President Barack Obama on Tuesday defended his decision to release five Afghan detainees from Guantanamo Bay in exchange for freeing an American soldier, saying his administration had consulted with Congress about that possibility "for some time."
Obama also brushed aside questions about the circumstances surrounding Sgt. Bowe Bergdahl's capture by insurgents in 2009, saying the U.S. has an obligation to not leave its military personnel behind.
"Regardless of the circumstances, whatever those circumstances may turn out to be, we still get an American solider back if he's held in captivity," Obama said during a news conference in Poland. "We don't condition that."
The Pentagon concluded in 2010 that Bergdahl walked away from his unit, and, after an initial flurry of searching, the military curbed any high-risk rescue plans.
Bergdahl was in stable condition at a U.S. military hospital in Germany. But questions mounted at home over the way his freedom was secured: Five high-level members of the Taliban were released from the U.S. prison in Guantanamo Bay, Cuba, and sent to Qatar. The five, who will have to stay in Qatar for a year before going back to Afghanistan, include former ministers in the Taliban government, commanders and one man who had direct ties to the late al-Qaida chief Osama bin Laden.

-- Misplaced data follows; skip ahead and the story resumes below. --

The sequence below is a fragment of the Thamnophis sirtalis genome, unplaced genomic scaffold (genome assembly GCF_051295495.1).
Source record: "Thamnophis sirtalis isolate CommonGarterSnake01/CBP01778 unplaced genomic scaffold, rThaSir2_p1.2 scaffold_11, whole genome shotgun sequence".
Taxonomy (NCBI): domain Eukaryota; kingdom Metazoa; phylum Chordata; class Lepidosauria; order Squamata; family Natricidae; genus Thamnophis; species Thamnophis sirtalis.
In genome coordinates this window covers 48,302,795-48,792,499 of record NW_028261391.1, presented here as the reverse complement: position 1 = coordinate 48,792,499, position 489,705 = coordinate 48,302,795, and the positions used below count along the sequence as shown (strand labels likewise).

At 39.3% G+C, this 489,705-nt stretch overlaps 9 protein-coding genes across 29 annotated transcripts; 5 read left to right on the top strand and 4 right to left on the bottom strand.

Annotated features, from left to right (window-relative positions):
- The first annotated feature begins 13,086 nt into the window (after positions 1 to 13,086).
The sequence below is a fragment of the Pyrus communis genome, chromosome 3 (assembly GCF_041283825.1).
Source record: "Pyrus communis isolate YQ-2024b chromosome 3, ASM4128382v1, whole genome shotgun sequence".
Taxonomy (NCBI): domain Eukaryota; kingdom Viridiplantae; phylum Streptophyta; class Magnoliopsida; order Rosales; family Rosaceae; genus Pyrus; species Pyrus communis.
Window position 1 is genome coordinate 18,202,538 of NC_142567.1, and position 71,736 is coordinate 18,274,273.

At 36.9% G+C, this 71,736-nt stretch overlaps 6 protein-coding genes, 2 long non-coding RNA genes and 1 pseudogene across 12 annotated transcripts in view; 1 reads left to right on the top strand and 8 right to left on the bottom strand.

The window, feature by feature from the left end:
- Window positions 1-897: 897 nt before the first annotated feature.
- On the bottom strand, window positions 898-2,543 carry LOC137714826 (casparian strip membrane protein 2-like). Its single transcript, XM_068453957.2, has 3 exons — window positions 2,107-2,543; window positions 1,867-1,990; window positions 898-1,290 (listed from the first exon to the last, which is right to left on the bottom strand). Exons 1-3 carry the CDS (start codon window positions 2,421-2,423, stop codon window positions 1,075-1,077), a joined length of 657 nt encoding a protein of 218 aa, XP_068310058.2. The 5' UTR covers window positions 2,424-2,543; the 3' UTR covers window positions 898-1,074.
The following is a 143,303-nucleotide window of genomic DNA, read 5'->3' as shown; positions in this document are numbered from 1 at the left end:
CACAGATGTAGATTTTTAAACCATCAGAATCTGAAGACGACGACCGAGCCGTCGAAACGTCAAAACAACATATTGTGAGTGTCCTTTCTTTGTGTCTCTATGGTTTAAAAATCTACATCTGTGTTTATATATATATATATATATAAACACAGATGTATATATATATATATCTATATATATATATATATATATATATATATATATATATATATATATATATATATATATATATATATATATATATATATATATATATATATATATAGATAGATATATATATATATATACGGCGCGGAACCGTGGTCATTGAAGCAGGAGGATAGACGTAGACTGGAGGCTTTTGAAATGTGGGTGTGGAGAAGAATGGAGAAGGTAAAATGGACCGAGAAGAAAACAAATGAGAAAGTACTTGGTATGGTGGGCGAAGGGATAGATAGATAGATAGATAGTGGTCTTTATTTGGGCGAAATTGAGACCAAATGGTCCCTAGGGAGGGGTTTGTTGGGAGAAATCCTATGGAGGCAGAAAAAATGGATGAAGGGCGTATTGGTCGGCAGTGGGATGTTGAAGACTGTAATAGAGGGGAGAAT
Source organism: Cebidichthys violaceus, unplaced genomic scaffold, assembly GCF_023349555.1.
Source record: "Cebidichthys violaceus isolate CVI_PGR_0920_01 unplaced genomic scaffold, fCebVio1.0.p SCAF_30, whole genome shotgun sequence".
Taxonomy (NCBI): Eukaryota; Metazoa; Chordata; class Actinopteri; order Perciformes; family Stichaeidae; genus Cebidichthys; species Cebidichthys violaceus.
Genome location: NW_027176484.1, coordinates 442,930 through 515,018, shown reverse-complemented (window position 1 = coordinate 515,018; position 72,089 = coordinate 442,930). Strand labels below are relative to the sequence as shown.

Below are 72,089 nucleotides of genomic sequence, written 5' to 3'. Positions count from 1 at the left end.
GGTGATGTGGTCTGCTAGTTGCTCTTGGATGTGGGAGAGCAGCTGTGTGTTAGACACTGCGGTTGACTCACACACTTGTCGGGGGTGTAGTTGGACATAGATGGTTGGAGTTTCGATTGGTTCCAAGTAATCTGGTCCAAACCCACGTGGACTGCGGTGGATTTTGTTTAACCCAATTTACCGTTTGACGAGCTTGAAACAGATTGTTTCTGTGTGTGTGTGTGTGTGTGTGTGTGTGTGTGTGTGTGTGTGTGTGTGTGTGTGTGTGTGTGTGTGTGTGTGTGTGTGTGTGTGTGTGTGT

Republicans in Congress criticized the agreement and complained about not having been consulted, citing a law that requires Congress to be given 30 days' notice before a prisoner is released from Guantanamo. Republicans on the House Armed Services Committee said the Pentagon notified the panel by phone on Saturday that the exchange was occurring in the next five hours.
Obama suggested Tuesday that lawmakers were aware of the prospect that the U.S. could agree to a prisoner swap with the Taliban. And he defended how his administration handled the formal notifications, saying that when the opportunity to free Bergdahl presented itself, "We seized that opportunity."
The U.S. and the Taliban negotiated the prisoner exchange indirectly, with the government of Qatar serving as an intermediary. The five Afghan prisoners are now in Qatar and are banned from traveling outside the country for a minimum of one year.
Obama acknowledged that there was always a chance that the released Afghans could return to the Taliban or other groups seeking to harm the U.S. If they take those steps, Obama said the U.S. "will be in a position" to go after them.
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